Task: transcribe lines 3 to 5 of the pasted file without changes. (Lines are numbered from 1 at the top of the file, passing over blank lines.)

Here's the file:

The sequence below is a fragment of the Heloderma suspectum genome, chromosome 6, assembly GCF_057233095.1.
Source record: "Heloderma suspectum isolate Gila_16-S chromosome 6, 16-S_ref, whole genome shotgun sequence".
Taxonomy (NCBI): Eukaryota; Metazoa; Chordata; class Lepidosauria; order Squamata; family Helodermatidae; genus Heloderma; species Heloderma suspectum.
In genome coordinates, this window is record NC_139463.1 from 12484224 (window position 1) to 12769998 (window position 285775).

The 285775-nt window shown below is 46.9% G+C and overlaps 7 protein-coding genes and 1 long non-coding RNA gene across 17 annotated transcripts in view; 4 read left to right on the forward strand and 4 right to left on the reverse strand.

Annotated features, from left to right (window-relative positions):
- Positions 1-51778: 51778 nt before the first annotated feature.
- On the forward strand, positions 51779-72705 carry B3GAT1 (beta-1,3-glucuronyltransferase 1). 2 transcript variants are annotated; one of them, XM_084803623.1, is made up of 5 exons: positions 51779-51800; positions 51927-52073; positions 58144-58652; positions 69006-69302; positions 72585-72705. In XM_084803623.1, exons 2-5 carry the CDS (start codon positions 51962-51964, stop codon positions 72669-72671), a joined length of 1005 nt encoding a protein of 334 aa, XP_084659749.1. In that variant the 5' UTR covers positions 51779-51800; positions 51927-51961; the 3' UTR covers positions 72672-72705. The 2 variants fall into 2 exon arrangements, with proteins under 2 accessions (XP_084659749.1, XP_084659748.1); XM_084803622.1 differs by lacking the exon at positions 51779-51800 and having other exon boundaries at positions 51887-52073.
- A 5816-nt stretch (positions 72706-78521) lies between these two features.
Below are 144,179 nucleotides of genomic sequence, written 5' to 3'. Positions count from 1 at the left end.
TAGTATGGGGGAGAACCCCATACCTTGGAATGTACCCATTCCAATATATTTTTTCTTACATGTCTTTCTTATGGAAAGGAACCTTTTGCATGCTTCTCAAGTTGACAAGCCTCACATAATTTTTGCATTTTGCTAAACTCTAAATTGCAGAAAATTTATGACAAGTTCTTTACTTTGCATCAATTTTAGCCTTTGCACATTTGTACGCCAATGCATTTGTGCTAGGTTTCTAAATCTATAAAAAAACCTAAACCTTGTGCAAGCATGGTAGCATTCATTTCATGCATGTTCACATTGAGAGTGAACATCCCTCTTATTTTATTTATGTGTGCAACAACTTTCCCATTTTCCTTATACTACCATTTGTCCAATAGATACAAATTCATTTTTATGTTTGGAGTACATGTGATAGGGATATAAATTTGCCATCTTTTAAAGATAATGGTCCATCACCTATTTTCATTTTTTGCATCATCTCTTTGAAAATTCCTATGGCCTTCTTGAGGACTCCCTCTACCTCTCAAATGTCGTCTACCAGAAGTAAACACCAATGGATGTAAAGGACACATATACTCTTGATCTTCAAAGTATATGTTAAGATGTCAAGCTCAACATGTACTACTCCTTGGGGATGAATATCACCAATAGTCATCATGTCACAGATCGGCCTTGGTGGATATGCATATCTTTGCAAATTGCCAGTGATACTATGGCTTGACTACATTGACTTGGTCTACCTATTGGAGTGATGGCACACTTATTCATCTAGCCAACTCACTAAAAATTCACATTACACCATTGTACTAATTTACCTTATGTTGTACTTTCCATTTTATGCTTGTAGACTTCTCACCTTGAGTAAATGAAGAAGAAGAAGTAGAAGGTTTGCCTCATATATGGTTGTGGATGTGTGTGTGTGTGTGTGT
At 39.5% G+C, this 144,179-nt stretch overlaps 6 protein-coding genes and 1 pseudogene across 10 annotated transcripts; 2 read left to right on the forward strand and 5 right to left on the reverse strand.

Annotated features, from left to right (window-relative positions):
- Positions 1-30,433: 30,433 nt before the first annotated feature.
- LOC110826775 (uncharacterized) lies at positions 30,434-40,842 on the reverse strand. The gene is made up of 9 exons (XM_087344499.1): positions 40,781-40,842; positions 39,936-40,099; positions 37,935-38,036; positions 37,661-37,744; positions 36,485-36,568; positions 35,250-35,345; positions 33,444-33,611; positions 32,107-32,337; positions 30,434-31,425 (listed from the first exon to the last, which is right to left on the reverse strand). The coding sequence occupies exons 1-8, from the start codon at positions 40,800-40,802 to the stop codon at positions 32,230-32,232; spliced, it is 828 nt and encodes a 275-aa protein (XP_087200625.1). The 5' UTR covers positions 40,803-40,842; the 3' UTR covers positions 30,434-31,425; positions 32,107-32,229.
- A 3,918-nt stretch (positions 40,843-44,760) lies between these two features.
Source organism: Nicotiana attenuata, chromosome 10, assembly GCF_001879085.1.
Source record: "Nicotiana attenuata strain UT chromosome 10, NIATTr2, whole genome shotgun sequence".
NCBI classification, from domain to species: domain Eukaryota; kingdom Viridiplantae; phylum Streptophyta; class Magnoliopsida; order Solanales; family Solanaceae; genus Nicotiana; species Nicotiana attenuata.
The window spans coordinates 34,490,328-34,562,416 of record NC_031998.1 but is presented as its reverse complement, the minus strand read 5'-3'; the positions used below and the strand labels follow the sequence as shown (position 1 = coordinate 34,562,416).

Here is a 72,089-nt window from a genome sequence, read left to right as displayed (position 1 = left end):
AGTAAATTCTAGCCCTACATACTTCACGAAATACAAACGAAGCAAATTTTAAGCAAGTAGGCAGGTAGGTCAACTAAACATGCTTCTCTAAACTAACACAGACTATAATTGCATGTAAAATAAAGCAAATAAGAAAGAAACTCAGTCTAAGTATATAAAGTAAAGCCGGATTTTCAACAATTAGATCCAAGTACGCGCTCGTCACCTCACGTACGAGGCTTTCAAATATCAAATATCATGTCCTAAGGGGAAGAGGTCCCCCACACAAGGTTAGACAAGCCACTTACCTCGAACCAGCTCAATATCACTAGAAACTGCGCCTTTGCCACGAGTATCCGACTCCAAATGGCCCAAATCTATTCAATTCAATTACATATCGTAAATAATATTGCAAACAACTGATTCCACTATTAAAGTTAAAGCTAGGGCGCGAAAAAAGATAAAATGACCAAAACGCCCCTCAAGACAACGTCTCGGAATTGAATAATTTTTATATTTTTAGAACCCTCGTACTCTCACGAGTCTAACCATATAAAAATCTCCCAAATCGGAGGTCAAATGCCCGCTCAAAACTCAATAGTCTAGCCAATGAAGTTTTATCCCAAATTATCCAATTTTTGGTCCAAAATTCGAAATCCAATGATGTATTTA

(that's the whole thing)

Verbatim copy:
Taxonomy (NCBI): Eukaryota; Metazoa; Chordata; class Lepidosauria; order Squamata; family Helodermatidae; genus Heloderma; species Heloderma suspectum.
In genome coordinates, this window is record NC_139463.1 from 12484224 (window position 1) to 12769998 (window position 285775).

The 285775-nt window shown below is 46.9% G+C and overlaps 7 protein-coding genes and 1 long non-coding RNA gene across 17 annotated transcripts in view; 4 read left to right on the forward strand and 4 right to left on the reverse strand.